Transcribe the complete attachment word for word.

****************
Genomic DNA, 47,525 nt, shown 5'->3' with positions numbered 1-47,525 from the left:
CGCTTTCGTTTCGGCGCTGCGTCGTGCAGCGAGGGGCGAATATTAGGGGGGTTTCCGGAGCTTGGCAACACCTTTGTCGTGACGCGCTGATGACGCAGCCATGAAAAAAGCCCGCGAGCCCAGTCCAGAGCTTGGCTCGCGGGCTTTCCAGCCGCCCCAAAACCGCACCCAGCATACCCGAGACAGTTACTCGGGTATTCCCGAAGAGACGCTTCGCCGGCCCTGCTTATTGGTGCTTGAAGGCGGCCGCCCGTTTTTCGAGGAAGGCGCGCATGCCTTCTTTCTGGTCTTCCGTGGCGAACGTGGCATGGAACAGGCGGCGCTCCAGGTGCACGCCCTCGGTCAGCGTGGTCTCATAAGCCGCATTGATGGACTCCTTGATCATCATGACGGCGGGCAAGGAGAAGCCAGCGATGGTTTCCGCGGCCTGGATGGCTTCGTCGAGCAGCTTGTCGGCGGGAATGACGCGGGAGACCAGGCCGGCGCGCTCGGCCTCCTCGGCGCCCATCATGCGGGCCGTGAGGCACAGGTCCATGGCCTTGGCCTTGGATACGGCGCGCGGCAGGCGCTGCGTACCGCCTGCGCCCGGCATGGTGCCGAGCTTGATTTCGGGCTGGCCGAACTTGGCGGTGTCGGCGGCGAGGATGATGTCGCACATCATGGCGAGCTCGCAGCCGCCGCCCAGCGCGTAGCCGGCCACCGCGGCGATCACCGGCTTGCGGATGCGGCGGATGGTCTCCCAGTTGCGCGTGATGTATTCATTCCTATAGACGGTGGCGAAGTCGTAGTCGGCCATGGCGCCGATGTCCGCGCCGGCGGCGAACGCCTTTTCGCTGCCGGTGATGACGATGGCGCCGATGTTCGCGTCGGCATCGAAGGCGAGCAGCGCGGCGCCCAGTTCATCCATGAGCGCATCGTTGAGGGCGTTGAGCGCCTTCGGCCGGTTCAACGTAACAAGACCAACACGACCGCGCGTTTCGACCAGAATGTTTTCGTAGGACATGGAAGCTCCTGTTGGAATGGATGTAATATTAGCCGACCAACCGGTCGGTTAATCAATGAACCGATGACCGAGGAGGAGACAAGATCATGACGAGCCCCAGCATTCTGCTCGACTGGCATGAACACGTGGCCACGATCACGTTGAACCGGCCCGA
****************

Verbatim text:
Genomic DNA, 47,525 nt, shown 5'->3' with positions numbered 1-47,525 from the left:
CGCTTTCGTTTCGGCGCTGCGTCGTGCAGCGAGGGGCGAATATTAGGGGGGTTTCCGGAGCTTGGCAACACCTTTGTCGTGACGCGCTGATGACGCAGCCATGAAAAAAGCCCGCGAGCCCAGTCCAGAGCTTGGCTCGCGGGCTTTCCAGCCGCCCCAAAACCGCACCCAGCATACCCGAGACAGTTACTCGGGTATTCCCGAAGAGACGCTTCGCCGGCCCTGCTTATTGGTGCTTGAAGGCGGCCGCCCGTTTTTCGAGGAAGGCGCGCATGCCTTCTTTCTGGTCTTCCGTGGCGAACGTGGCATGGAACAGGCGGCGCTCCAGGTGCACGCCCTCGGTCAGCGTGGTCTCATAAGCCGCATTGATGGACTCCTTGATCATCATGACGGCGGGCAAGGAGAAGCCAGCGATGGTTTCCGCGGCCTGGATGGCTTCGTCGAGCAGCTTGTCGGCGGGAATGACGCGGGAGACCAGGCCGGCGCGCTCGGCCTCCTCGGCGCCCATCATGCGGGCCGTGAGGCACAGGTCCATGGCCTTGGCCTTGGATACGGCGCGCGGCAGGCGCTGCGTACCGCCTGCGCCCGGCATGGTGCCGAGCTTGATTTCGGGCTGGCCGAACTTGGCGGTGTCGGCGGCGAGGATGATGTCGCACATCATGGCGAGCTCGCAGCCGCCGCCCAGCGCGTAGCCGGCCACCGCGGCGATCACCGGCTTGCGGATGCGGCGGATGGTCTCCCAGTTGCGCGTGATGTATTCATTCCTATAGACGGTGGCGAAGTCGTAGTCGGCCATGGCGCCGATGTCCGCGCCGGCGGCGAACGCCTTTTCGCTGCCGGTGATGACGATGGCGCCGATGTTCGCGTCGGCATCGAAGGCGAGCAGCGCGGCGCCCAGTTCATCCATGAGCGCATCGTTGAGGGCGTTGAGCGCCTTCGGCCGGTTCAACGTAACAAGACCAACACGACCGCGCGTTTCGACCAGAATGTTTTCGTAGGACATGGAAGCTCCTGTTGGAATGGATGTAATATTAGCCGACCAACCGGTCGGTTAATCAATGAACCGATGACCGAGGAGGAGACAAGATCATGACGAGCCCCAGCATTCTGCTCGACTGGCATGAACACGTGGCCACGATCACGTTGAACCGGCCCGA